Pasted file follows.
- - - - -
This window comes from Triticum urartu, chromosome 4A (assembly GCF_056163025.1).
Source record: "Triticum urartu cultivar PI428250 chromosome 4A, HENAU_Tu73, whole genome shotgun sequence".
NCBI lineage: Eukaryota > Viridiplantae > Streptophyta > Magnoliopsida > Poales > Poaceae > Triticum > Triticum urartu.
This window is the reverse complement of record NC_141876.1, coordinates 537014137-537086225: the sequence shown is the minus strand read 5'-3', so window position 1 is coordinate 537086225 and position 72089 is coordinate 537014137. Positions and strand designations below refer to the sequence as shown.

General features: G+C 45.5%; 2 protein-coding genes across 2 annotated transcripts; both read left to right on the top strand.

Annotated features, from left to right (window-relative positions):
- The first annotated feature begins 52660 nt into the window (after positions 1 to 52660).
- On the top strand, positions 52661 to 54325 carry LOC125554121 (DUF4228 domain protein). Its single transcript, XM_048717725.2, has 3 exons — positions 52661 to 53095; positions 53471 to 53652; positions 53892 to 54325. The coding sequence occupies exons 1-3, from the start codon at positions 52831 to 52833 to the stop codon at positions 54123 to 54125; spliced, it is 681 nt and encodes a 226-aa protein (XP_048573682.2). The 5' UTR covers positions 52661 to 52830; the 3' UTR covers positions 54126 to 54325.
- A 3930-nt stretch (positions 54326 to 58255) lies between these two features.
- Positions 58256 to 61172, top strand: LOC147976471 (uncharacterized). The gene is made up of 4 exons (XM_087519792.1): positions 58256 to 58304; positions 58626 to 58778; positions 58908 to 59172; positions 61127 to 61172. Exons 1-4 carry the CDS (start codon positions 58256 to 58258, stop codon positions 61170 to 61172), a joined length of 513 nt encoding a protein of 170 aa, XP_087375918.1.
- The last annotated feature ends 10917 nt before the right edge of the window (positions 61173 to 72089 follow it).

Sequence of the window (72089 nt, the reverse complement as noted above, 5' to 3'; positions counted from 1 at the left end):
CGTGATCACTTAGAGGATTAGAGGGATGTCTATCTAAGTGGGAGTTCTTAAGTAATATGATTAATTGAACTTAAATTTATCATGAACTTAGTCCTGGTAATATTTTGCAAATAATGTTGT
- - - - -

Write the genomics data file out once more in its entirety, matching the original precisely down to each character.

This window comes from Triticum urartu, chromosome 4A (assembly GCF_056163025.1).
Source record: "Triticum urartu cultivar PI428250 chromosome 4A, HENAU_Tu73, whole genome shotgun sequence".
NCBI lineage: Eukaryota > Viridiplantae > Streptophyta > Magnoliopsida > Poales > Poaceae > Triticum > Triticum urartu.
This window is the reverse complement of record NC_141876.1, coordinates 537014137-537086225: the sequence shown is the minus strand read 5'-3', so window position 1 is coordinate 537086225 and position 72089 is coordinate 537014137. Positions and strand designations below refer to the sequence as shown.

General features: G+C 45.5%; 2 protein-coding genes across 2 annotated transcripts; both read left to right on the top strand.

Annotated features, from left to right (window-relative positions):
- The first annotated feature begins 52660 nt into the window (after positions 1 to 52660).
- On the top strand, positions 52661 to 54325 carry LOC125554121 (DUF4228 domain protein). Its single transcript, XM_048717725.2, has 3 exons — positions 52661 to 53095; positions 53471 to 53652; positions 53892 to 54325. The coding sequence occupies exons 1-3, from the start codon at positions 52831 to 52833 to the stop codon at positions 54123 to 54125; spliced, it is 681 nt and encodes a 226-aa protein (XP_048573682.2). The 5' UTR covers positions 52661 to 52830; the 3' UTR covers positions 54126 to 54325.
- A 3930-nt stretch (positions 54326 to 58255) lies between these two features.
- Positions 58256 to 61172, top strand: LOC147976471 (uncharacterized). The gene is made up of 4 exons (XM_087519792.1): positions 58256 to 58304; positions 58626 to 58778; positions 58908 to 59172; positions 61127 to 61172. Exons 1-4 carry the CDS (start codon positions 58256 to 58258, stop codon positions 61170 to 61172), a joined length of 513 nt encoding a protein of 170 aa, XP_087375918.1.
- The last annotated feature ends 10917 nt before the right edge of the window (positions 61173 to 72089 follow it).

Sequence of the window (72089 nt, the reverse complement as noted above, 5' to 3'; positions counted from 1 at the left end):
CGTGATCACTTAGAGGATTAGAGGGATGTCTATCTAAGTGGGAGTTCTTAAGTAATATGATTAATTGAACTTAAATTTATCATGAACTTAGTCCTGGTAATATTTTGCAAATAATGTTGT